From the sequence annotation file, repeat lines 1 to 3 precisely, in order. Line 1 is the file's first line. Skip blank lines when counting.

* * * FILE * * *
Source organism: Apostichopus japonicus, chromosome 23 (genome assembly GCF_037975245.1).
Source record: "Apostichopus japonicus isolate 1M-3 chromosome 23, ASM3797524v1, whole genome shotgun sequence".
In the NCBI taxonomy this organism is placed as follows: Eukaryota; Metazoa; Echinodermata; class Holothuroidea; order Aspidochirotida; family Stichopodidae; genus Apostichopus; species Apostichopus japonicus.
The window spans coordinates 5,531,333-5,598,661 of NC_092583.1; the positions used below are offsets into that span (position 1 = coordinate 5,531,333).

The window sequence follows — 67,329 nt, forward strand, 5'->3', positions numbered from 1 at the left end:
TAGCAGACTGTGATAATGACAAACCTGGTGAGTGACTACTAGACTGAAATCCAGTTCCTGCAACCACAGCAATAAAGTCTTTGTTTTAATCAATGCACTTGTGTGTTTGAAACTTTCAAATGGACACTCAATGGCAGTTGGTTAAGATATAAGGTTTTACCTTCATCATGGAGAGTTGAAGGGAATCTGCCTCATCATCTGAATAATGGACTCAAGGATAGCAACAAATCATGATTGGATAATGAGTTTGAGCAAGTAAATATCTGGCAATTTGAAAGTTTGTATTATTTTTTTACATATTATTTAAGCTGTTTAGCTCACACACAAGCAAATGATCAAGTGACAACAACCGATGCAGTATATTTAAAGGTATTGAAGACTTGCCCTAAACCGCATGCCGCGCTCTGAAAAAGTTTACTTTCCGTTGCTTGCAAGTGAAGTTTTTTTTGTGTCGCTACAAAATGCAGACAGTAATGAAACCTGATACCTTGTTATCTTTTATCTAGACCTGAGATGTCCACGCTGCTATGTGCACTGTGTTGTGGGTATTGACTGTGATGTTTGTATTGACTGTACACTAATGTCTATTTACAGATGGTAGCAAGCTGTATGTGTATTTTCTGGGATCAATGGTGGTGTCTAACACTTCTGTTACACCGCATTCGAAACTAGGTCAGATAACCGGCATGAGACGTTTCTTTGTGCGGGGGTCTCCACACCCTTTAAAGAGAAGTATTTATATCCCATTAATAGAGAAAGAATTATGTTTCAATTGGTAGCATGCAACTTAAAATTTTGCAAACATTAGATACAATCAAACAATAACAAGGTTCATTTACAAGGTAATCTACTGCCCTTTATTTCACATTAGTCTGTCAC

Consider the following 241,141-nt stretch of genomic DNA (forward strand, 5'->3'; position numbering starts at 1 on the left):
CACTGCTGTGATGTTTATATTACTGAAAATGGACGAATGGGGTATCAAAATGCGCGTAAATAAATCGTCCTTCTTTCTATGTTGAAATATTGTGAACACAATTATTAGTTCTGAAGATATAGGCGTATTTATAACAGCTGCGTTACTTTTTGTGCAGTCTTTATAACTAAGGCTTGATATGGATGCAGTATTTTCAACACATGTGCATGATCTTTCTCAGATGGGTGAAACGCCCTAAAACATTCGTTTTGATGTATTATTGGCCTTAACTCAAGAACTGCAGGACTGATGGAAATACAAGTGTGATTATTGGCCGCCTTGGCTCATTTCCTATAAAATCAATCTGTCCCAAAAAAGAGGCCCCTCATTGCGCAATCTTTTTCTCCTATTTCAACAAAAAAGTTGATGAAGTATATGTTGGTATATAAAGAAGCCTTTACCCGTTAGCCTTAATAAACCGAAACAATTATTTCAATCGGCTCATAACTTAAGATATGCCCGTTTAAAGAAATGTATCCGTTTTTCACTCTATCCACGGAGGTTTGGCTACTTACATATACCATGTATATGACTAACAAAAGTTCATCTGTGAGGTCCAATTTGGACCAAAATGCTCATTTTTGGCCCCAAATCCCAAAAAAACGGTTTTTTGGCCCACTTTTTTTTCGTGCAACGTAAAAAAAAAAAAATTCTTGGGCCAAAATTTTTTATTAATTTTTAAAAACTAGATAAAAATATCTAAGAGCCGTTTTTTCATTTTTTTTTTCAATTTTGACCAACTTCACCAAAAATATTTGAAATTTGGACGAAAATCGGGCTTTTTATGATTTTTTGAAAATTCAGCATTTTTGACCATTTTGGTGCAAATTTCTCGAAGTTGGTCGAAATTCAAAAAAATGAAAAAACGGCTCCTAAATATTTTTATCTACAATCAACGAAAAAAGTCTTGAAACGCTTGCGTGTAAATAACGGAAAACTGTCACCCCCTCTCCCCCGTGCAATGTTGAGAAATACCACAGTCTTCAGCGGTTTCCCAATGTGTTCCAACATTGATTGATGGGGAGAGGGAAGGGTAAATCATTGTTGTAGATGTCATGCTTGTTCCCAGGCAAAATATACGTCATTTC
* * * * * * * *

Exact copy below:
Source organism: Apostichopus japonicus, chromosome 23 (genome assembly GCF_037975245.1).
Source record: "Apostichopus japonicus isolate 1M-3 chromosome 23, ASM3797524v1, whole genome shotgun sequence".
In the NCBI taxonomy this organism is placed as follows: Eukaryota; Metazoa; Echinodermata; class Holothuroidea; order Aspidochirotida; family Stichopodidae; genus Apostichopus; species Apostichopus japonicus.